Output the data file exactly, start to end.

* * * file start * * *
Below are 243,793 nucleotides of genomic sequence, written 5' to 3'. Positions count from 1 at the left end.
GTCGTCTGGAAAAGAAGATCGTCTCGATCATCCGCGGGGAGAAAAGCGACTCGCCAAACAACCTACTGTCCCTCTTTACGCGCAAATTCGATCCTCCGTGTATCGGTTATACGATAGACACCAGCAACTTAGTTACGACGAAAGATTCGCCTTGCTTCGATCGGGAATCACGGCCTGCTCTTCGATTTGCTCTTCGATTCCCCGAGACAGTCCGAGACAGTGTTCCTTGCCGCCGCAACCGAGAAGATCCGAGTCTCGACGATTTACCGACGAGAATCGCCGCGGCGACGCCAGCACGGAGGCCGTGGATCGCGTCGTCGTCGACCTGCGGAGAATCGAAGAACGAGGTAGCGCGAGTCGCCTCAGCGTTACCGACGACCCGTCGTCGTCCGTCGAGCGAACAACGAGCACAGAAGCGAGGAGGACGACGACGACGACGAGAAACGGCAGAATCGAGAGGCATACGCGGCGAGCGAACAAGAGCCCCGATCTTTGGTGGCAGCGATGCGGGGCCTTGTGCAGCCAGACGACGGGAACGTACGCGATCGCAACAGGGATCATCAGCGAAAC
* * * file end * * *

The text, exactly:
Below are 243,793 nucleotides of genomic sequence, written 5' to 3'. Positions count from 1 at the left end.
GTCGTCTGGAAAAGAAGATCGTCTCGATCATCCGCGGGGAGAAAAGCGACTCGCCAAACAACCTACTGTCCCTCTTTACGCGCAAATTCGATCCTCCGTGTATCGGTTATACGATAGACACCAGCAACTTAGTTACGACGAAAGATTCGCCTTGCTTCGATCGGGAATCACGGCCTGCTCTTCGATTTGCTCTTCGATTCCCCGAGACAGTCCGAGACAGTGTTCCTTGCCGCCGCAACCGAGAAGATCCGAGTCTCGACGATTTACCGACGAGAATCGCCGCGGCGACGCCAGCACGGAGGCCGTGGATCGCGTCGTCGTCGACCTGCGGAGAATCGAAGAACGAGGTAGCGCGAGTCGCCTCAGCGTTACCGACGACCCGTCGTCGTCCGTCGAGCGAACAACGAGCACAGAAGCGAGGAGGACGACGACGACGACGAGAAACGGCAGAATCGAGAGGCATACGCGGCGAGCGAACAAGAGCCCCGATCTTTGGTGGCAGCGATGCGGGGCCTTGTGCAGCCAGACGACGGGAACGTACGCGATCGCAACAGGGATCATCAGCGAAAC